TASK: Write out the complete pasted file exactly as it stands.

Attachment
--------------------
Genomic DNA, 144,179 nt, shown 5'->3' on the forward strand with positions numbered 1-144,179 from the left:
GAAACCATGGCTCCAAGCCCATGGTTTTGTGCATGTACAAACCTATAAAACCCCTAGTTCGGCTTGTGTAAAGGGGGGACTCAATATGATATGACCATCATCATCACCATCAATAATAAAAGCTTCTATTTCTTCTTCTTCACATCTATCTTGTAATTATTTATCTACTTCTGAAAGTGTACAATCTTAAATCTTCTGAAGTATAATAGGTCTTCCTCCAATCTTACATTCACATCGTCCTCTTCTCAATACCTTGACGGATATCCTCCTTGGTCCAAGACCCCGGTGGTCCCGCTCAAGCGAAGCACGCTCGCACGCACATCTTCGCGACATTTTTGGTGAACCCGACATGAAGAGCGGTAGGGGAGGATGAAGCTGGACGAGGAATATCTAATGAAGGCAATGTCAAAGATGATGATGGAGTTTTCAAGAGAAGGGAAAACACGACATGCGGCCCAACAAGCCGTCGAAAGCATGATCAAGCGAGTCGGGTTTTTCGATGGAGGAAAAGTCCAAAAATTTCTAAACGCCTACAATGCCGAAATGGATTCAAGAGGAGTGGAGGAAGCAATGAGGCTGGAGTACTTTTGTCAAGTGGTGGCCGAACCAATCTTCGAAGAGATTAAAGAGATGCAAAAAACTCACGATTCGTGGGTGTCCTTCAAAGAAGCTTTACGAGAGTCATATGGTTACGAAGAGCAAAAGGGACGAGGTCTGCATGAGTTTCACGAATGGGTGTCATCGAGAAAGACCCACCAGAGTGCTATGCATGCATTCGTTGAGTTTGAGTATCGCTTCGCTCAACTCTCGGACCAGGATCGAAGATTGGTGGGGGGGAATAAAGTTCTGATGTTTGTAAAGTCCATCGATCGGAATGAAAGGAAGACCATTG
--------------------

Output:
Genomic DNA, 144,179 nt, shown 5'->3' on the forward strand with positions numbered 1-144,179 from the left:
GAAACCATGGCTCCAAGCCCATGGTTTTGTGCATGTACAAACCTATAAAACCCCTAGTTCGGCTTGTGTAAAGGGGGGACTCAATATGATATGACCATCATCATCACCATCAATAATAAAAGCTTCTATTTCTTCTTCTTCACATCTATCTTGTAATTATTTATCTACTTCTGAAAGTGTACAATCTTAAATCTTCTGAAGTATAATAGGTCTTCCTCCAATCTTACATTCACATCGTCCTCTTCTCAATACCTTGACGGATATCCTCCTTGGTCCAAGACCCCGGTGGTCCCGCTCAAGCGAAGCACGCTCGCACGCACATCTTCGCGACATTTTTGGTGAACCCGACATGAAGAGCGGTAGGGGAGGATGAAGCTGGACGAGGAATATCTAATGAAGGCAATGTCAAAGATGATGATGGAGTTTTCAAGAGAAGGGAAAACACGACATGCGGCCCAACAAGCCGTCGAAAGCATGATCAAGCGAGTCGGGTTTTTCGATGGAGGAAAAGTCCAAAAATTTCTAAACGCCTACAATGCCGAAATGGATTCAAGAGGAGTGGAGGAAGCAATGAGGCTGGAGTACTTTTGTCAAGTGGTGGCCGAACCAATCTTCGAAGAGATTAAAGAGATGCAAAAAACTCACGATTCGTGGGTGTCCTTCAAAGAAGCTTTACGAGAGTCATATGGTTACGAAGAGCAAAAGGGACGAGGTCTGCATGAGTTTCACGAATGGGTGTCATCGAGAAAGACCCACCAGAGTGCTATGCATGCATTCGTTGAGTTTGAGTATCGCTTCGCTCAACTCTCGGACCAGGATCGAAGATTGGTGGGGGGGAATAAAGTTCTGATGTTTGTAAAGTCCATCGATCGGAATGAAAGGAAGACCATTG